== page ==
2. Add the butter, salt, and 1 cup flour. Beat on low speed for 30 seconds, scrape down the sides of the bowl with a rubber spatula, then add another cup of flour. Beat on medium speed until relatively incorporated (there may still be chunks of butter). Add the remaining flour and beat on medium speed until the dough comes together and pulls away from the sides of the bowl, about 2 minutes. *If you do not own a mixer, you can mix this dough with a large wooden spoon or rubber spatula. It will take a bit of arm muscle!*
  3. Knead the dough: Keep the dough in the mixer and beat for an additional 2 minutes or knead by hand on a lightly floured surface for 2 minutes. (See video tutorial above if you need a visual of kneading dough by hand.)
  4. 1st Rise: Lightly grease a large bowl with olive oil or nonstick spray. Place the dough in the bowl, turning it to coat all sides in the oil. Cover the bowl with aluminum foil, plastic wrap, or a clean kitchen towel. Allow the dough to rise in a relatively warm environment for 1-2 hours or until double in size. (I always let it rise on the counter. Takes about 2 hours. For a tiny reduction in rise time, see my answer to Where Should Dough Rise? in my Baking with Yeast Guide.)
  5. Grease a 9×5 inch loaf pan.
  6. Shape the bread: When the dough is ready, punch it down to release the air. Lightly flour a work surface, your hands, and a rolling pin. Roll the dough out into a large rectangle, about 8×15 inches. It does not have to be perfect– in fact, it will probably be rounded on the edges. That’s ok! Roll it up into an 8 inch log and place in the prepared loaf pan.
  7. 2nd Rise: Cover shaped loaf with aluminum foil, plastic wrap, or a clean kitchen towel. Allow to rise until it’s about 1 inch above the top of the loaf pan, about 1 hour. (See video and photo above for a visual.)
  8. Adjust oven rack to a lower position and preheat oven to 350°F (177°C). (It’s best to bake the bread towards the bottom of the oven so the top doesn’t burn.)
  9. Bake the bread: Bake for 30-34 minutes or until golden brown on top. If you gently tap on the loaf, it should sound hollow. If you notice the top browning too quickly, loosely tent the pan with aluminum foil. (I usually add aluminum foil over the loaf around the 20 minute mark.) Remove from the oven and allow bread to cool for a few minutes before slicing and serving. Feel free to let it cool completely before slicing, too.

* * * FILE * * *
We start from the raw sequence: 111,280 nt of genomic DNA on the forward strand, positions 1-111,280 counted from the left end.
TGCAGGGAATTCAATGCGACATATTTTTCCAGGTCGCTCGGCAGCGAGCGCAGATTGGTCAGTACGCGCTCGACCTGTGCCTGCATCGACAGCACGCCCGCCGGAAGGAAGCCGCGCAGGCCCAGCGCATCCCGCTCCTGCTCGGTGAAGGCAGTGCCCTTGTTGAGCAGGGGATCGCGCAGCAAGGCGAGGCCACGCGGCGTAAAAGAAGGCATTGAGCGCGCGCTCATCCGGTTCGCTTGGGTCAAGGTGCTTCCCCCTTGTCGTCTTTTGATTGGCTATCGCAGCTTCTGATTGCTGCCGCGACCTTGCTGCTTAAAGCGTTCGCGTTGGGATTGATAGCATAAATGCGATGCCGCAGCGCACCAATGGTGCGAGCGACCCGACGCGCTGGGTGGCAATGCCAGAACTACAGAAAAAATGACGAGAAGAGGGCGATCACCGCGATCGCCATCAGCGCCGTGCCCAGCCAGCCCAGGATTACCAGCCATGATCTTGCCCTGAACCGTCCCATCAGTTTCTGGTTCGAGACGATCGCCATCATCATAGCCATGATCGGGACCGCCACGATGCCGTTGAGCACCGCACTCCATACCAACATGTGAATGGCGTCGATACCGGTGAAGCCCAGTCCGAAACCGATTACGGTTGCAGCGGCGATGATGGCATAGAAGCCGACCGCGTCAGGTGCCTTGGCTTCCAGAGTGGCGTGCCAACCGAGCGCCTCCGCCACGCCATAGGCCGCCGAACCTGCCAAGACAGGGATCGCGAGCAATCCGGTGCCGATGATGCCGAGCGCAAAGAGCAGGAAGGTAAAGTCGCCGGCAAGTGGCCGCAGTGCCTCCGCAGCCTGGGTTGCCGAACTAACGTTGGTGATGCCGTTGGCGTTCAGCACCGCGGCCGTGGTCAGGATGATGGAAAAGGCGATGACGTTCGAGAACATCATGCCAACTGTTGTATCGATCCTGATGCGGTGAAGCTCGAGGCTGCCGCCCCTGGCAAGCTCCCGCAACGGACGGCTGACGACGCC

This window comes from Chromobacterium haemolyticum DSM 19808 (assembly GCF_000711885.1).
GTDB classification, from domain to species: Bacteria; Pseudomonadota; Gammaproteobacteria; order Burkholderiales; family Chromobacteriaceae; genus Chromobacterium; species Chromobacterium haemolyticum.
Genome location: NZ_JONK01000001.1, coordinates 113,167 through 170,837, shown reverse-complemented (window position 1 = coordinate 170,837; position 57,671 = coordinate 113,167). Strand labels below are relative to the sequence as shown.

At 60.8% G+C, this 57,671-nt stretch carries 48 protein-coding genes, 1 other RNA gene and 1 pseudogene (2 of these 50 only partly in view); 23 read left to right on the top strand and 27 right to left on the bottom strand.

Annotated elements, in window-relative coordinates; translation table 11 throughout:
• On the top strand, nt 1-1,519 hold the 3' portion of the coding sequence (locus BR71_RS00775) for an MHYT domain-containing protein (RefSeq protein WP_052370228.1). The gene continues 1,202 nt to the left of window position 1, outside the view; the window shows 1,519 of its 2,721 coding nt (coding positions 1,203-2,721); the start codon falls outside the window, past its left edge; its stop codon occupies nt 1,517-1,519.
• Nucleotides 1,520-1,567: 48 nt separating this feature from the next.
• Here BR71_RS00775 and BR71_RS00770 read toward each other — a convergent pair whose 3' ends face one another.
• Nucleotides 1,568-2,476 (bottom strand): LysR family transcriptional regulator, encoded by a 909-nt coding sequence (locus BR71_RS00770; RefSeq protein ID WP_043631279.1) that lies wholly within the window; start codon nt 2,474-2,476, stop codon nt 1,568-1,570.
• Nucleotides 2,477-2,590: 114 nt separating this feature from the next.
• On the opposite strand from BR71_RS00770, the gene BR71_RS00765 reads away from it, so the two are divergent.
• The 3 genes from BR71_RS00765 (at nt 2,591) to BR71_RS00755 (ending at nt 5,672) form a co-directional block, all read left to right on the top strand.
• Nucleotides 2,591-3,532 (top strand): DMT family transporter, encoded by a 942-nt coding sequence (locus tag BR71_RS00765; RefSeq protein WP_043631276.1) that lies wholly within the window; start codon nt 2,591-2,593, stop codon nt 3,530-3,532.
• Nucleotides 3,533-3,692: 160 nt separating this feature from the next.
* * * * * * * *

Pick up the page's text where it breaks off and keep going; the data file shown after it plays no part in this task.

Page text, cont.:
10. Cover leftover bread tightly and store at room temperature for 2-3 days or in the refrigerator for up to 10 days.


  1. Freezing Instructions: Prepare recipe through step 6. Place shaped loaf in a greased 9×5 inch loaf pan or disposable loaf pan, cover tightly, and freeze for up to 3 months. On the day you serve it, let the loaf thaw and rise for about 4-5 hours at room temperature. Bake as directed. You can also freeze the baked bread loaf. Allow the bread to cool completely, then freeze for up to 3 months. Thaw in the refrigerator or at room temperature, then reheat as desired.
  2. Overnight Instructions: Prepare the recipe through step 6. Cover the shaped bread tightly and refrigerate for up to about 15 hours. At least 3 hours before you need the bread the next day, remove  from the refrigerator, keep covered, and allow to rise on the counter for about 1-2 hours before baking. Alternatively, you can let the dough have its 1st rise in the refrigerator overnight. Cover the dough tightly and place in the refrigerator for up to 12 hours. Remove from the refrigerator and allow the dough to fully rise for 2 more hours. Continue with step 5.
  3. Yeast: Platinum Yeast by Red Star is an instant yeast. Any instant yeast works. You can use active dry yeast instead. Rise times will be slightly longer using active dry yeast. Reference my Baking with Yeast Guide for answers to common yeast FAQs.